Speed for 10-13 year old athletes

Speed is an absolute game changer.

 

 

 

 

 

 

 

 

 

Every athlete wants it.

Every parent wants it for their young athlete and that is the number one reason (confidence building is #2) why parents enroll their children in our athletic development programs.

Why do some kids get faster…before their peers?

Why do some kids seem to get slower?

Why do some kids seem like they are not getting faster?

The litany of questions could continue, but I think you get my point.  For the purposes of this short blog post I will not dive into the developmental process of human beings as it relates to athletic performance;  the systematic programming consideration of coaching the skills required to become faster on the field, court or ice;  or the internal and external factors that can positively or negatively effect the process of getting faster…

I will instead paint a picture of a young athlete, allowing you to as a parent, trainer or coach to come to an accurate understanding of the complexities of speed development.

Here is the scenario:

  • 11 years old
  • Awesome kid!
  • Great work effort
  • Male/Female (inconsequential)
  • Multiple team sport participation in one season (3 separate teams)
  • Malnourished (Not adequate calories nor sound food choices)
  • Sleep deprived
  • 6+ hours of school per day (sitting)
  • Academic pressures
  • Reoccurring joint related/soft tissue injuries
  • Social obligations and pressures
  • Recent growth spurt
  • Hormonal changes
  • Physical changes
  • Immature muscles
  • Low training age (Little to know athletic performance training history)
  • 1 Training session per week to work on speed

This, my friend is not the exception…it is the norm.

Let’s for just a moment compare the above mentioned athlete to one of the pro athletes we train at Athletic Revolution.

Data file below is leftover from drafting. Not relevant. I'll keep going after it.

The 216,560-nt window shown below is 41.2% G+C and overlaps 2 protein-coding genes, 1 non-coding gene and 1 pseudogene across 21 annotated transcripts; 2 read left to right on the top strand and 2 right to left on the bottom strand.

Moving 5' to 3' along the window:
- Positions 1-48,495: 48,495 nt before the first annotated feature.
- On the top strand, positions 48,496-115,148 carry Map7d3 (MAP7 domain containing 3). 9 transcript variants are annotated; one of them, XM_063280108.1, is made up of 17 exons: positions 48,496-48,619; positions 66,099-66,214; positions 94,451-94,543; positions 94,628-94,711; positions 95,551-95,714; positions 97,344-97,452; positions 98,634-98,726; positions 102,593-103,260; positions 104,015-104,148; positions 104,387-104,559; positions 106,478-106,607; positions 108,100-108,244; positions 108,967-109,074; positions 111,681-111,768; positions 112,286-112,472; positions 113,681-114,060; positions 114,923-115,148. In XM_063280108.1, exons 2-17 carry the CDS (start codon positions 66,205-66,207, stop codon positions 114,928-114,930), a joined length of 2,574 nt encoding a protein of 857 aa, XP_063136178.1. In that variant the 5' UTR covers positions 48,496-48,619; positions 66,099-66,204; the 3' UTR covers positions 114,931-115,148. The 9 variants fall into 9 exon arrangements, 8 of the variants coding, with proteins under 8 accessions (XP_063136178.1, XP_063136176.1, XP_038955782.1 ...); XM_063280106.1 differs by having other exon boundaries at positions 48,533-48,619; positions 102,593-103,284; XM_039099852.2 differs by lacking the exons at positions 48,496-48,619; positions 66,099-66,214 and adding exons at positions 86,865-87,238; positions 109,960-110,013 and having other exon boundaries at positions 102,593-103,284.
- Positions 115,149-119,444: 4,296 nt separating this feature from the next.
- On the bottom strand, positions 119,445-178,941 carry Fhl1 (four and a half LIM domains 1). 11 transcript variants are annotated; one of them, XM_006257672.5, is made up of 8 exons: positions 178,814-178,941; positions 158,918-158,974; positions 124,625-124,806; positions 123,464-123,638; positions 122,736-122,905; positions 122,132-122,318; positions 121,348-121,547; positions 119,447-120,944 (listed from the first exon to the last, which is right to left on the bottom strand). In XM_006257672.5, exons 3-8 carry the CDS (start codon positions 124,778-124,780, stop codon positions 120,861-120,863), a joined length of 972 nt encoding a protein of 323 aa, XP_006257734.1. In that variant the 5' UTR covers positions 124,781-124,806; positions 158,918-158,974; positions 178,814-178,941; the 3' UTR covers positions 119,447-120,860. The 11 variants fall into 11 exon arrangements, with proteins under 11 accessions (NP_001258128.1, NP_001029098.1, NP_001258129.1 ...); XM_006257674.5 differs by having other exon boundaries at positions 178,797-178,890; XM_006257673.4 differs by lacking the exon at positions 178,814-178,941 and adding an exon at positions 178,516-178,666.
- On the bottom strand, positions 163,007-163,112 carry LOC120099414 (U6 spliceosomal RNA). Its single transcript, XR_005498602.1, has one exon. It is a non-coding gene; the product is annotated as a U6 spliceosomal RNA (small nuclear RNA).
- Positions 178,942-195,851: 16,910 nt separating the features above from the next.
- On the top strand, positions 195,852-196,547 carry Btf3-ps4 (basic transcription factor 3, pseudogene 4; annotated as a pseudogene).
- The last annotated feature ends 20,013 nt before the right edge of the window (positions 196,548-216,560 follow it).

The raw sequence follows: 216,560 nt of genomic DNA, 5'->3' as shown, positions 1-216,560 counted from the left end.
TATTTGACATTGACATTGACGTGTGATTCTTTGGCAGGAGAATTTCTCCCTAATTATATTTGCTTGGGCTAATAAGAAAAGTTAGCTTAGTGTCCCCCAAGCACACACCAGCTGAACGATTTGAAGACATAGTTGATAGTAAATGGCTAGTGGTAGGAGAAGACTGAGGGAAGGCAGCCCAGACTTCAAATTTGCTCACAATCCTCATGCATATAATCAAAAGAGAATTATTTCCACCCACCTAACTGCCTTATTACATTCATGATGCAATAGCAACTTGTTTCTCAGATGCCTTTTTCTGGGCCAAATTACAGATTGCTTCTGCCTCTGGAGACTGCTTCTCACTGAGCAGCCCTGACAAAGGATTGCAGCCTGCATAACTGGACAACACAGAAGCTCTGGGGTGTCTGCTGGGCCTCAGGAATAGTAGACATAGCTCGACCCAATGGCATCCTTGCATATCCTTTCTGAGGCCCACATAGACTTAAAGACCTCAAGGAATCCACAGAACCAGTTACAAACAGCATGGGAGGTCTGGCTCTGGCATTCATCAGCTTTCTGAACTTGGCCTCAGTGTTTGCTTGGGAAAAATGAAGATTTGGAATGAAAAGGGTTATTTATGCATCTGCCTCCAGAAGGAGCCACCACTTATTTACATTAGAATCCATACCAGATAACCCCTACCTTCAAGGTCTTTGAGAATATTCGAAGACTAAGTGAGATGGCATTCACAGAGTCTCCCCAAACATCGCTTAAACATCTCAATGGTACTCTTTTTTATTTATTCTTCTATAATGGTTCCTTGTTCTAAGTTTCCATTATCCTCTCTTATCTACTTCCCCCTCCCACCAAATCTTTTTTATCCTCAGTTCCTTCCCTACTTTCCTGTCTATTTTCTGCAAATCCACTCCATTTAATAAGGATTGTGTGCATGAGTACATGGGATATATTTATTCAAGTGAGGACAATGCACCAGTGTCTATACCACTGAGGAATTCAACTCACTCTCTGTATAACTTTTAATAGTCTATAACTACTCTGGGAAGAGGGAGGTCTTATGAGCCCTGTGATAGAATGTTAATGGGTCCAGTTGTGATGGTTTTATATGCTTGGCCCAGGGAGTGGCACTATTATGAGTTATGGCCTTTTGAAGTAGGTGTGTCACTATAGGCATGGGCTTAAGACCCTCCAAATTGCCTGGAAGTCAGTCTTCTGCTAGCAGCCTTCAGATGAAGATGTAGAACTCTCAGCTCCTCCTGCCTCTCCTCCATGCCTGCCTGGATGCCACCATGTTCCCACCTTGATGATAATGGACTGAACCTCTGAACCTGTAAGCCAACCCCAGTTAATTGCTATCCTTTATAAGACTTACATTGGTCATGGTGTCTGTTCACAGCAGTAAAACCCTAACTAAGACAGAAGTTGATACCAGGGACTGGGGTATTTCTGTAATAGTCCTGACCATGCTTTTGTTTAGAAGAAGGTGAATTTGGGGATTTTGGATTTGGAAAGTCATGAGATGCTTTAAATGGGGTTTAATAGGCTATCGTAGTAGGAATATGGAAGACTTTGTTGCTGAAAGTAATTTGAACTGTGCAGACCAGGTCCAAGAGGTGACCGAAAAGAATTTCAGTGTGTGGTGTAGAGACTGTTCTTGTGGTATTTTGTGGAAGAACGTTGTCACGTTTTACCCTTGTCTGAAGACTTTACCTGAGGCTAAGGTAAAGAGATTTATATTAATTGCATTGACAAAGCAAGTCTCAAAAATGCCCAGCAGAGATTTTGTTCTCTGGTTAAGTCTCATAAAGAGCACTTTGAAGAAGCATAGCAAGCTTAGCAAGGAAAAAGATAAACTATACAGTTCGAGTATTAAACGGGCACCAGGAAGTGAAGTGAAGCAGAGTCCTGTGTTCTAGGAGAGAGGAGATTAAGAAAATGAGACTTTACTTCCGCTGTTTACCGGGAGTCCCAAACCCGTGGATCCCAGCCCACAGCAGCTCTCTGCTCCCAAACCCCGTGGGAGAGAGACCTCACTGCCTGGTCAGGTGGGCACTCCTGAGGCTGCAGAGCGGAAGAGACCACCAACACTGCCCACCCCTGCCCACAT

• 24 years old
  • Physically mature
  • Hormonally stable
  • 8-10 hours of sleep per night
  • Sound nutrition and adequate caloric intake
  • 1 practice per day (on non game days) for 1.5 hours
  • Medical and athletic training staff to manage injuries and soreness
  • Naps during the day
  • Consistent and systematic athletic performance program including recovery weeks.
  • 1 day per week public appearance or media interview

 

Clearly the demands of the 11 year old child outweigh those of the professional athlete by a large margin.

The question I have is this…

WHY do we as a society continue to choose quantity over quality?

It is time we, as parents, begin making decisions for our kids that take these illustrations into consideration.

I have watered down this post on purpose. If you do not understand the conclusion being drawn here please comment below!

Wondering what to do?

Register for our athletic development programs that are specifically designed to improve all aspects of athleticism including SPEED. You can try us out for 2 weeks FREE by clicking here.

See you soon!

Coach Dave

 

 

 

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